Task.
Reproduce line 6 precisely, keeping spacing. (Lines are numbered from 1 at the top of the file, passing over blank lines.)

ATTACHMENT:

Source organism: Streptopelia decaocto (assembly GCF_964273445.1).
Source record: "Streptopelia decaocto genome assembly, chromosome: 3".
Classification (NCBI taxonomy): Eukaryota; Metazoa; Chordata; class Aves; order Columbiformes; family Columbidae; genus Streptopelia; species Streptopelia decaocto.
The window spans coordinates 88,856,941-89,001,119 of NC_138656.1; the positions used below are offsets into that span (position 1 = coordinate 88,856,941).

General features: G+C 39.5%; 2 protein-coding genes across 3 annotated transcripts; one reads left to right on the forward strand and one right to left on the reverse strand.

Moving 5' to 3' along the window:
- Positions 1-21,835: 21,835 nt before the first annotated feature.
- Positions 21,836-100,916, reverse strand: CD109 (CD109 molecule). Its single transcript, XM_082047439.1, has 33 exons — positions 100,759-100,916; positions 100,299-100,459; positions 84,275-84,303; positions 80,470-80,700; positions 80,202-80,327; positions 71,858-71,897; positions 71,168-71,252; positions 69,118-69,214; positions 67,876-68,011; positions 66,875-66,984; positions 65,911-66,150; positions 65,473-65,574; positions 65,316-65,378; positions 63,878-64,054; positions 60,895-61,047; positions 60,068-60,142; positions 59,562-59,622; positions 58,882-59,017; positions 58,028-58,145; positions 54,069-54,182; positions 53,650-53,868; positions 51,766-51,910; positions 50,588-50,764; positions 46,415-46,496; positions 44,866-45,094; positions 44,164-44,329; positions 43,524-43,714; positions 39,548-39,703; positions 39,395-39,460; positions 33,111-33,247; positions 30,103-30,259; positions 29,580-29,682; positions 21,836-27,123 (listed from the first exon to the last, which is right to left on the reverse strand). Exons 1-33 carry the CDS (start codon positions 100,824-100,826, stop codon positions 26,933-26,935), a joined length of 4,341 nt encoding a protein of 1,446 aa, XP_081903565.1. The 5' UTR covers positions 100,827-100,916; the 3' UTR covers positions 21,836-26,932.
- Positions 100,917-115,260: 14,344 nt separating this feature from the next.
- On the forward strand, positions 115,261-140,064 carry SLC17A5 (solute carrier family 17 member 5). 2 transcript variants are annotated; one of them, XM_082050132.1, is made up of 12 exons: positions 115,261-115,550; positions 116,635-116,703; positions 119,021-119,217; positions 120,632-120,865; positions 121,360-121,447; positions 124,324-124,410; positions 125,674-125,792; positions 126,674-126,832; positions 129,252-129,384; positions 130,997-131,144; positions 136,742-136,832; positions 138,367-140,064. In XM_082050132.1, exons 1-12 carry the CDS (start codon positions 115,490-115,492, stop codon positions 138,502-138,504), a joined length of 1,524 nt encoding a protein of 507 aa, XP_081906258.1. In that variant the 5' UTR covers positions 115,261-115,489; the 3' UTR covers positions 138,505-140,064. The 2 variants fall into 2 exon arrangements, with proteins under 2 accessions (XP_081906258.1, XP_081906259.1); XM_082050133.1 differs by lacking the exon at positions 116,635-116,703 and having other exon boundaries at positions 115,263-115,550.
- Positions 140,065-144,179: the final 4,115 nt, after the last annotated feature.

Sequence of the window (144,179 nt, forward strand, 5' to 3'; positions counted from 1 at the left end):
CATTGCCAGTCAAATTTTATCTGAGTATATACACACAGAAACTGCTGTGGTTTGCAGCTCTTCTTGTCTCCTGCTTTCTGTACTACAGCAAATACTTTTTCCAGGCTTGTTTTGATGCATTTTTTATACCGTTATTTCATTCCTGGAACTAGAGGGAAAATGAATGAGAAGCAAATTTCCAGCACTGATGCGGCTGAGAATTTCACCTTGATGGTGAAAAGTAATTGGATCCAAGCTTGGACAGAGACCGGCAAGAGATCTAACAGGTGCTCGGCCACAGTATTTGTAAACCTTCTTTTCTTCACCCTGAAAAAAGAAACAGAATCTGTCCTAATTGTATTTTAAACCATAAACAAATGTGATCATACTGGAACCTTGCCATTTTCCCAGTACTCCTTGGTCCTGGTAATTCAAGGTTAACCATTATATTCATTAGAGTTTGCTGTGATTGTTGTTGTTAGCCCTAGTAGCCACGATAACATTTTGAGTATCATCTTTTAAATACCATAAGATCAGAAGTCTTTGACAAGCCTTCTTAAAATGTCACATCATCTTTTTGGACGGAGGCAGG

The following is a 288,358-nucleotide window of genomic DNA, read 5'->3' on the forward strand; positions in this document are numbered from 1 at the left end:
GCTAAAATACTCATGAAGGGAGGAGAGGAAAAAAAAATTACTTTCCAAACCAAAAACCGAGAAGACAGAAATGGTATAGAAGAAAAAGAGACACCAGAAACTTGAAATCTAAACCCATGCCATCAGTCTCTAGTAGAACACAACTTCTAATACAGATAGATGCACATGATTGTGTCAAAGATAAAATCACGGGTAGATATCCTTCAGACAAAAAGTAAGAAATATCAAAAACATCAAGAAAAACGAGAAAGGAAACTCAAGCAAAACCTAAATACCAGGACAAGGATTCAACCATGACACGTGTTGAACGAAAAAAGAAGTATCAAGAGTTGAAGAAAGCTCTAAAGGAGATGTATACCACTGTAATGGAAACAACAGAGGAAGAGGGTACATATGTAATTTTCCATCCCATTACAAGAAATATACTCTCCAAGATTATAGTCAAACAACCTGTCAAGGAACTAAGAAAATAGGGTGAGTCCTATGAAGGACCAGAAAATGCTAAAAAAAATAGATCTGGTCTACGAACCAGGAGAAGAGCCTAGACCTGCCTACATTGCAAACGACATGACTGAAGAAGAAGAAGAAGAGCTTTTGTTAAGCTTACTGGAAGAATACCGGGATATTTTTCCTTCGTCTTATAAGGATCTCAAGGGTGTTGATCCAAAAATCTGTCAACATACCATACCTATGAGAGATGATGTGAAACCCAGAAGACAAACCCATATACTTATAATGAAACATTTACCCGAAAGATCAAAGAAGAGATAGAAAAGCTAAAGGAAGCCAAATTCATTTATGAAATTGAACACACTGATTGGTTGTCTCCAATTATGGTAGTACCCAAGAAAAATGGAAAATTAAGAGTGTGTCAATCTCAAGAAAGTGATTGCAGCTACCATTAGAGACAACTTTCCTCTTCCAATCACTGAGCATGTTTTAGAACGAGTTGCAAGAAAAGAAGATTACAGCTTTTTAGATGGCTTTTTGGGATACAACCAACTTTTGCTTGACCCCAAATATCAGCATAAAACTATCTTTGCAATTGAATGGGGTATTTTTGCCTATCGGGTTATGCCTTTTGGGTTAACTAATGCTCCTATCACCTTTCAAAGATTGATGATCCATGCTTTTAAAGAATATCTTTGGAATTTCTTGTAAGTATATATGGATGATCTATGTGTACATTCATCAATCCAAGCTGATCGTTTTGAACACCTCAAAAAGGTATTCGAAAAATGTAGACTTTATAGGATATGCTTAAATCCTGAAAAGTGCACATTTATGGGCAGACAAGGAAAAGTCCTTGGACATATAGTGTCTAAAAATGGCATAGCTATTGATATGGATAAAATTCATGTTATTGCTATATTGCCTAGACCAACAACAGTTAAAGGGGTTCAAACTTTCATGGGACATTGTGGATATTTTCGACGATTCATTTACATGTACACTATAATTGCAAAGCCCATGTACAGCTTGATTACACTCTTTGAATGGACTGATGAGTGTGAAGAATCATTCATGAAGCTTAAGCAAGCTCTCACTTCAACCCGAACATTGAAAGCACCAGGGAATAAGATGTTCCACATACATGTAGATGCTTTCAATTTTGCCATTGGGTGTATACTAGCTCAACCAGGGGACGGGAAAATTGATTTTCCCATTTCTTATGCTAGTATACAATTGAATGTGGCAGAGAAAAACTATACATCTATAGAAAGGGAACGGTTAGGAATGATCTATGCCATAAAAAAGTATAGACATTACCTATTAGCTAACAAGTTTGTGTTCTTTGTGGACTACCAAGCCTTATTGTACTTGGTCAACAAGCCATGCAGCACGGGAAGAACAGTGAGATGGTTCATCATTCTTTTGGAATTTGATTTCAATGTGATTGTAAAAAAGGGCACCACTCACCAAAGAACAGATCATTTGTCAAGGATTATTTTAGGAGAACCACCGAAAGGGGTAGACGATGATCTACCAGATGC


Moving 5' to 3' along the window: